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25 July 2007

Paper:  Mycobacterial heat shock proteins as vaccines - a model of facilitated antigen presentation

Heat shock proteins (hsps) are a highly conserved family of proteins, first recognized by their upregulated expression in response to host exposure to raised temperatures. Further study has revealed that they have numerous functions in the cell, primarily as chaperones mediating both the correct folding of nascent polypeptide chains and the dissolution of aggregated protein complexes. The energy requirement for this chaperone activity is provided by the ATPase activity found in most families of hsps and thus the peptide binding capacity is controlled by ATP hydrolysis. The structural consequence of this is that hsps isolated in situ are found complexed to chaperoned peptides (hspCs). Much previous work has implicated hsps in the immune response to pathogens and recent studies have shown that the interaction of hsps with antigen presenting cells, such as dendritic cells (DCs), mediates the integration of the innate and acquired immune responses. This central role for hspCs in immunity is facilitated by their dual function in both innate immunity, with the induction of cytokines and the maturation of DCs mediated by the hsp component, and acquired immunity, with the trafficking of antigens chaperoned in hspCs for antigen presentation by the mature DCs.

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21 April 2004

Paper:  BCG HspCs induce T-helper 1 responses and protect against live challenge

The need for an effective TB (tuberculosis) vaccine remains acute, with tuberculosis still one of the major killers worldwide and 3 million new infections annually. We report here on the immune responses elicited by HspCs (heat-shock protein-peptide complexes) isolated from BCG (Bacille Calmette-Guerin) vaccine. These HspCs elicit both the appropriate cellular and protective immune responses required to merit their further development as TB vaccine candidates.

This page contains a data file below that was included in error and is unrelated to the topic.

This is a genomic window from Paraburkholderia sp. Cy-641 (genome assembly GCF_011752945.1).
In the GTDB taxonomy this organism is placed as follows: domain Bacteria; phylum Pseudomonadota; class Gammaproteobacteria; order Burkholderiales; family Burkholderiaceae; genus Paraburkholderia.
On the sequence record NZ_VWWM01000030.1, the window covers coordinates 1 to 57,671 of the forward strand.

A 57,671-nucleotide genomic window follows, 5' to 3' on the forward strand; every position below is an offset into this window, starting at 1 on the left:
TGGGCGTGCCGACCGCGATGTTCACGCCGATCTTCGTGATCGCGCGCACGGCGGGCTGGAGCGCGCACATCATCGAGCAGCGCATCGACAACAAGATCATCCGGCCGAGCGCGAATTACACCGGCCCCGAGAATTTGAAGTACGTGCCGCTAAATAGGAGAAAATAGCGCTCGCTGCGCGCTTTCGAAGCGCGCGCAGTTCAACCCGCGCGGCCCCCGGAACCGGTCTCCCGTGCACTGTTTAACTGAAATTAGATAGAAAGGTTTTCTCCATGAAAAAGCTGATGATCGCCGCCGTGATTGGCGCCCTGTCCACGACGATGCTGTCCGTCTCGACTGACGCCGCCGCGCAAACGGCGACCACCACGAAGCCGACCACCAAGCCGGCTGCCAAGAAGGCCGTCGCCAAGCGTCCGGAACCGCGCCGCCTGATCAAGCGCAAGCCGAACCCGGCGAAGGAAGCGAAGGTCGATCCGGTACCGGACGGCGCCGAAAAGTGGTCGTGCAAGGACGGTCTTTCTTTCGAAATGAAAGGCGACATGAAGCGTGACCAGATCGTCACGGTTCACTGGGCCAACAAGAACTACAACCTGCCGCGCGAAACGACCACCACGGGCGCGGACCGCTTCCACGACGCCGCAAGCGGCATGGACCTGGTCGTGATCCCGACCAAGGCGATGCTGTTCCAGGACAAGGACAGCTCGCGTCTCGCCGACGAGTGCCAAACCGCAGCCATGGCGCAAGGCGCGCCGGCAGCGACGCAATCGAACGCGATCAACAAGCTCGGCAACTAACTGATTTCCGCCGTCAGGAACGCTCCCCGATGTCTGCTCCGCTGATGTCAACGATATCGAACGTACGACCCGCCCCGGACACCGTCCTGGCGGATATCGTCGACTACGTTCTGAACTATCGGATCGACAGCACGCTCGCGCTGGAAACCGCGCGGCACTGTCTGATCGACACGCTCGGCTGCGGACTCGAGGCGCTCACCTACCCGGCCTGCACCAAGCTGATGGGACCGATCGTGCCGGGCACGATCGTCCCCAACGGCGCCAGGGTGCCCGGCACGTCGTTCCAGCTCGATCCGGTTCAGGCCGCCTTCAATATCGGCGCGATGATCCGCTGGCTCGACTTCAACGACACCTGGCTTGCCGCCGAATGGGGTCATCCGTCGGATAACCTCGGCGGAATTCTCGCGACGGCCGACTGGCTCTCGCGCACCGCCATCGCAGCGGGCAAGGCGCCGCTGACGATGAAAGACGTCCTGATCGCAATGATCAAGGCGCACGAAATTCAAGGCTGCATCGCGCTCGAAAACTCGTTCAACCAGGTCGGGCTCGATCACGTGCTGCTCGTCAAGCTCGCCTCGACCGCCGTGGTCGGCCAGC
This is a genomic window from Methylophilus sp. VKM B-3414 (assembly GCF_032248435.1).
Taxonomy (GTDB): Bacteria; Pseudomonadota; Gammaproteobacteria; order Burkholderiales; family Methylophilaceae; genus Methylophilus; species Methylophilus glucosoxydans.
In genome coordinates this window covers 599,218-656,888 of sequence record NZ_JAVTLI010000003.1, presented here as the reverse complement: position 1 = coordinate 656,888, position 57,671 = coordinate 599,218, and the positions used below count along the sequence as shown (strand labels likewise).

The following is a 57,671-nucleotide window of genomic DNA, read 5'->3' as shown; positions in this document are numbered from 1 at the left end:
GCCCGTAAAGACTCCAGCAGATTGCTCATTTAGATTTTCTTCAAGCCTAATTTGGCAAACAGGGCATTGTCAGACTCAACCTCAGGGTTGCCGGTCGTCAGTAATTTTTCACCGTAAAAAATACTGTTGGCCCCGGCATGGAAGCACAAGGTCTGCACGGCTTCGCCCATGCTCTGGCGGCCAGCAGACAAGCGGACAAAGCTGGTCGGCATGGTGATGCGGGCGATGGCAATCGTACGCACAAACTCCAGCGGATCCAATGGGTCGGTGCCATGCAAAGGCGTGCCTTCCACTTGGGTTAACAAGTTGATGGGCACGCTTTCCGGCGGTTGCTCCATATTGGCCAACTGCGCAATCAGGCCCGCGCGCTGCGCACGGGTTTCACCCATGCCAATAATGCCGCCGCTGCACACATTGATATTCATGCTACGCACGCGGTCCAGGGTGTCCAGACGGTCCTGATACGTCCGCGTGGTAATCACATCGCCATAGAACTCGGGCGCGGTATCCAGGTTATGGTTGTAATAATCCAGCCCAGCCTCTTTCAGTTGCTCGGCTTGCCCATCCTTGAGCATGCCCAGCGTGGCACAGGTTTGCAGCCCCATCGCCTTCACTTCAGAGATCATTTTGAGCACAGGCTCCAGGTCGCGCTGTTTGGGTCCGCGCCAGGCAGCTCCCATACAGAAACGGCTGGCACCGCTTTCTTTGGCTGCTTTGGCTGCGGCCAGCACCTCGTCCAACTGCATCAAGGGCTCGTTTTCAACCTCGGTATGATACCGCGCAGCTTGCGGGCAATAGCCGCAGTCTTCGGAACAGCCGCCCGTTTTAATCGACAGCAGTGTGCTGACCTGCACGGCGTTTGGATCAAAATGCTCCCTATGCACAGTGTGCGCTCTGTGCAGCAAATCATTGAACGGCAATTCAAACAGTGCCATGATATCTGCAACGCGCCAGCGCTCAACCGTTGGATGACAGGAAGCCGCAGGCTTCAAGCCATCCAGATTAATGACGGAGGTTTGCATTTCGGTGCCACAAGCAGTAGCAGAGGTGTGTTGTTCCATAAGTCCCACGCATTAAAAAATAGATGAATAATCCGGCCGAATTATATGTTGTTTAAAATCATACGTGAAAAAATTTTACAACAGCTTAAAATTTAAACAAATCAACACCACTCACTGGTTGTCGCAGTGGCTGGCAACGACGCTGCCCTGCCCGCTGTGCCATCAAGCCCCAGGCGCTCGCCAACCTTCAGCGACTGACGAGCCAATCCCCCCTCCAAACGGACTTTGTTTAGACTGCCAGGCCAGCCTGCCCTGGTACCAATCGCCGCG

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22 August 2001

Paper:  Stressed bacteria and TB vaccines

The re-emergence of TB as a public-health problem in industrialized countries and, in particular, the emergence of antibioticresistant strains of Mycobacterium tuberculosis, have focused attention on the development of more-effective vaccines for this major threat to global health

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31 July 1998

Paper:  Towards a unified theory of immunity dendritic cells, stress proteins and antigen capture

In less than a decade, the archetypal view that the immune system exists primarily to distinguish "self" from "non-self" has been replaced by the paradigm that the immune system functions primarily to distinguish dangerous from non-dangerous antigens. This change is in part due to the recent reassertion of the importance of so-called innate immunity, which consists of non-specific components of the immune system such as macrophages that are active prior to exposure to antigens (In contrast, so-called acquired immunity depends upon the generation of B and T lymphocytes that are produced after exposure to the antigens and are specific for the antigens). The paradigm shift is also due to the recent proposal of the "danger model" of the immune system, which provides a conceptual mechanism by which the immune system might distinguish dangerous from non-dangerous antigens.

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